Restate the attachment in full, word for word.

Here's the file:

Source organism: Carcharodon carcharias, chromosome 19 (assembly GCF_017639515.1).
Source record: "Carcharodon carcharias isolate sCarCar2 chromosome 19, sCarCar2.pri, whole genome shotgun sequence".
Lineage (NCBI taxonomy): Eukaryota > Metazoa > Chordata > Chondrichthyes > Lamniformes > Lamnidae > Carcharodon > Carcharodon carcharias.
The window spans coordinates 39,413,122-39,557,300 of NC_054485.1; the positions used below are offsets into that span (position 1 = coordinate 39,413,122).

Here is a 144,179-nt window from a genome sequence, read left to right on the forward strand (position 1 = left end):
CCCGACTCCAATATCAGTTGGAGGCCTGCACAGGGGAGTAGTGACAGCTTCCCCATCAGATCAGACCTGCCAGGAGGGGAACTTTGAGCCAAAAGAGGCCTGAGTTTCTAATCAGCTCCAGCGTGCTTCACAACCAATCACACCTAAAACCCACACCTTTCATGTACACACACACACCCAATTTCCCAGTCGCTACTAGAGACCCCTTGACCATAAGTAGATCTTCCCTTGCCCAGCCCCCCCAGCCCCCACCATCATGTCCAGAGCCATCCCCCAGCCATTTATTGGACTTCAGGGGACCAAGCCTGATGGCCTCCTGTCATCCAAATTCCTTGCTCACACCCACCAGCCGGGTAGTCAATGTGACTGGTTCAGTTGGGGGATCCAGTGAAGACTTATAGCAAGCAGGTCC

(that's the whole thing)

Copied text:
Source organism: Carcharodon carcharias, chromosome 19 (assembly GCF_017639515.1).
Source record: "Carcharodon carcharias isolate sCarCar2 chromosome 19, sCarCar2.pri, whole genome shotgun sequence".
Lineage (NCBI taxonomy): Eukaryota > Metazoa > Chordata > Chondrichthyes > Lamniformes > Lamnidae > Carcharodon > Carcharodon carcharias.
The window spans coordinates 39,413,122-39,557,300 of NC_054485.1; the positions used below are offsets into that span (position 1 = coordinate 39,413,122).

Here is a 144,179-nt window from a genome sequence, read left to right on the forward strand (position 1 = left end):
CCCGACTCCAATATCAGTTGGAGGCCTGCACAGGGGAGTAGTGACAGCTTCCCCATCAGATCAGACCTGCCAGGAGGGGAACTTTGAGCCAAAAGAGGCCTGAGTTTCTAATCAGCTCCAGCGTGCTTCACAACCAATCACACCTAAAACCCACACCTTTCATGTACACACACACACCCAATTTCCCAGTCGCTACTAGAGACCCCTTGACCATAAGTAGATCTTCCCTTGCCCAGCCCCCCCAGCCCCCACCATCATGTCCAGAGCCATCCCCCAGCCATTTATTGGACTTCAGGGGACCAAGCCTGATGGCCTCCTGTCATCCAAATTCCTTGCTCACACCCACCAGCCGGGTAGTCAATGTGACTGGTTCAGTTGGGGGATCCAGTGAAGACTTATAGCAAGCAGGTCC